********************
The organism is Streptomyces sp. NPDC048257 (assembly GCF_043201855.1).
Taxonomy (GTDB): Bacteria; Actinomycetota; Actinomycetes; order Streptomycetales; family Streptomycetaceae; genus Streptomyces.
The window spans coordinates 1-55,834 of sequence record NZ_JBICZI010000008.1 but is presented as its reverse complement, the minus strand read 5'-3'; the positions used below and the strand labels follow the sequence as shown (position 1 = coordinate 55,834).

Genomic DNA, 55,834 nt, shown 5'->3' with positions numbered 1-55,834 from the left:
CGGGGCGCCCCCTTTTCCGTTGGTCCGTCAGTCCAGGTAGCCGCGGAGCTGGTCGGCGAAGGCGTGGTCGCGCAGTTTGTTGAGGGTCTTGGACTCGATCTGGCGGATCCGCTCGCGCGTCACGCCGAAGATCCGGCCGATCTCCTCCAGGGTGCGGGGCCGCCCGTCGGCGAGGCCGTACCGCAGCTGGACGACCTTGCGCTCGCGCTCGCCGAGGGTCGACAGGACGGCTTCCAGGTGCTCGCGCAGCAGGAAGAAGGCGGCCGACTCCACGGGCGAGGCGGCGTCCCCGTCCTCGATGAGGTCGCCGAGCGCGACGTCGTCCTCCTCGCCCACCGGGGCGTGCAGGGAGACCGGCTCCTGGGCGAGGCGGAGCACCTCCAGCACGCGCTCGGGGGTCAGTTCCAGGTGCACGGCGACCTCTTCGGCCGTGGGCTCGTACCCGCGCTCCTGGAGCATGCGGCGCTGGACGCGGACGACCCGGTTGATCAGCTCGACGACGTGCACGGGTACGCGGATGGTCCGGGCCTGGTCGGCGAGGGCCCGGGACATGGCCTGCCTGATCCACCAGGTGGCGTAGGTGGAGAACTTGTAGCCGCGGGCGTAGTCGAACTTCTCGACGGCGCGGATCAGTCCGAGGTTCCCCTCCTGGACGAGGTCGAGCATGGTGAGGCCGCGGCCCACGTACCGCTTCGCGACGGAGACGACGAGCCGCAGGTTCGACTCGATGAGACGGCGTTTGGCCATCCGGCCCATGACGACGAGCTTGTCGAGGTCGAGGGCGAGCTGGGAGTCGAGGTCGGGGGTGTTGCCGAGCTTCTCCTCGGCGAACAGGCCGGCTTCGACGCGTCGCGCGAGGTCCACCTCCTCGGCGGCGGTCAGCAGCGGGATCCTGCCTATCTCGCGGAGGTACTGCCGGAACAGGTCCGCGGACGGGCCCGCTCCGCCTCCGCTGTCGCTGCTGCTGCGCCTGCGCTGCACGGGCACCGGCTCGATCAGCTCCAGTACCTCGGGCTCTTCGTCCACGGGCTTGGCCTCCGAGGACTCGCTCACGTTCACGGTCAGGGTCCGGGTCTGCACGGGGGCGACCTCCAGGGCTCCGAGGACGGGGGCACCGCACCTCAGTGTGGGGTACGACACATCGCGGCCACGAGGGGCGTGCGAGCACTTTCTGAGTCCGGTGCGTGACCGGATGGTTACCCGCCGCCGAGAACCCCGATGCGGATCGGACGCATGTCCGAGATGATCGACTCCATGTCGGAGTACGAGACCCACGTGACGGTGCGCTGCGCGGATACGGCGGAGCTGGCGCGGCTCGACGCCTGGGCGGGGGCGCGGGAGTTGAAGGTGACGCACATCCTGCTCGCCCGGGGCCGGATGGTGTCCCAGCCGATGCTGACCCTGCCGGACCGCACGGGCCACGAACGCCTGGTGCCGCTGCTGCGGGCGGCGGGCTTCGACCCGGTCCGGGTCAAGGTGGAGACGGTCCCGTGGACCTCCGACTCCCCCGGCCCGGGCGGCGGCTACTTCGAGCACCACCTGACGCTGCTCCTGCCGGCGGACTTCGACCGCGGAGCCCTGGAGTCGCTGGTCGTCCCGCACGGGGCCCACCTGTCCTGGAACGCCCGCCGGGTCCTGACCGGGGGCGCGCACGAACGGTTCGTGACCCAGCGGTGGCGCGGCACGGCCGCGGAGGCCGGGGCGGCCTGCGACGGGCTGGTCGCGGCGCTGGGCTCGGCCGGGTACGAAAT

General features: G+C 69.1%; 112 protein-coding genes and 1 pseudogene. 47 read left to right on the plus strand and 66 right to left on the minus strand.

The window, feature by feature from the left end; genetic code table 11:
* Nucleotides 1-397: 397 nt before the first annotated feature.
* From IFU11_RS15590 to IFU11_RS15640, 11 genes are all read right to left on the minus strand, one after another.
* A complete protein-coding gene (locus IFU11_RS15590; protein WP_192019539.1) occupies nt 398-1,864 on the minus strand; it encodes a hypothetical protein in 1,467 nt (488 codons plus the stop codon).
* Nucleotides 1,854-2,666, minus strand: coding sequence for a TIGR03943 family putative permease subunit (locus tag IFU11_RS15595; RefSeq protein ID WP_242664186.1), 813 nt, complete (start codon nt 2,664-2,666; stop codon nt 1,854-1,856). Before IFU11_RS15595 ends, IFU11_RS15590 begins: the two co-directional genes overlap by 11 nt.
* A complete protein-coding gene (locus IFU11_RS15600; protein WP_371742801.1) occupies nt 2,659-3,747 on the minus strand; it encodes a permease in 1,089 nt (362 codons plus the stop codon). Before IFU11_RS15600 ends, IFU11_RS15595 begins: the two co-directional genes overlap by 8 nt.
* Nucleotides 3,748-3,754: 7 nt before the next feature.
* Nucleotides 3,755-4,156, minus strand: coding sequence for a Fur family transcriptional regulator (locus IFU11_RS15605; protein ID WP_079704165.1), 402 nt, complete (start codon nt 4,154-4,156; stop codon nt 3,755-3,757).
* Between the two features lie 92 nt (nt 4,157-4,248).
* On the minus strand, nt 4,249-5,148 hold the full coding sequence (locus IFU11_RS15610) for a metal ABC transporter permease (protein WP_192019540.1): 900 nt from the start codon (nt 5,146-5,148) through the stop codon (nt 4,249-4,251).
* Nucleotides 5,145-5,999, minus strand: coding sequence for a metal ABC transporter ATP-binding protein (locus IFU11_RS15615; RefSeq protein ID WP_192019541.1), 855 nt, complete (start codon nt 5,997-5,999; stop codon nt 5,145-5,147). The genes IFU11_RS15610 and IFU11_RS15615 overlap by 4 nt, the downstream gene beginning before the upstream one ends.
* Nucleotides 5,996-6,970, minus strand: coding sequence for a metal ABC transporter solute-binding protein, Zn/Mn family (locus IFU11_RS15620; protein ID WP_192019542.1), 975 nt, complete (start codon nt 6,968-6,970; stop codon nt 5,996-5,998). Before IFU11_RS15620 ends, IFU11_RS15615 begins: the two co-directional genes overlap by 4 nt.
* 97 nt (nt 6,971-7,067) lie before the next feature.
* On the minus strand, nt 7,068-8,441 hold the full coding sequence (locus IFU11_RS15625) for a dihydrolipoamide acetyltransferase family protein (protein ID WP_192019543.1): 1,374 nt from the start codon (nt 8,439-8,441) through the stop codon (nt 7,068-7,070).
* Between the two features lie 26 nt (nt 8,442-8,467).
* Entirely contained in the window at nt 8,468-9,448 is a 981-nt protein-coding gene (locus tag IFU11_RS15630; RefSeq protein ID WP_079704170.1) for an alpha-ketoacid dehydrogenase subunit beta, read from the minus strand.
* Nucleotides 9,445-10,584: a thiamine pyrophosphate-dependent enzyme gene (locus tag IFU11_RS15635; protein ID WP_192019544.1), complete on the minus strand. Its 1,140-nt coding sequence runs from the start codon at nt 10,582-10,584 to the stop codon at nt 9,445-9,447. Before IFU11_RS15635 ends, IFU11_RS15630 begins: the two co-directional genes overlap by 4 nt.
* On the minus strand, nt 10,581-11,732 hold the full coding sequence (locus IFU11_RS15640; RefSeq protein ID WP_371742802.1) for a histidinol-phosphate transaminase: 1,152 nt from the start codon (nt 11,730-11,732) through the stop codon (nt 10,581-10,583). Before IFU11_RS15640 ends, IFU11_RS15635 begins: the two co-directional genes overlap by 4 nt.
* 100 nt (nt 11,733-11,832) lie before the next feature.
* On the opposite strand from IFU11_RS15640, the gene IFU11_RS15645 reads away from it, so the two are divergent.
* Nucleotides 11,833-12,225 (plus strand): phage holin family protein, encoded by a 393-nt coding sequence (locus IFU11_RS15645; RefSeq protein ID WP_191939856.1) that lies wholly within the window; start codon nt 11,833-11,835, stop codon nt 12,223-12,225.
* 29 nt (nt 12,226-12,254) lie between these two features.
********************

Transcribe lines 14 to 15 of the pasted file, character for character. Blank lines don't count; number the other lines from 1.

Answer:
* Nucleotides 3,755-4,156, minus strand: coding sequence for a Fur family transcriptional regulator (locus IFU11_RS15605; protein ID WP_079704165.1), 402 nt, complete (start codon nt 4,154-4,156; stop codon nt 3,755-3,757).
* Between the two features lie 92 nt (nt 4,157-4,248).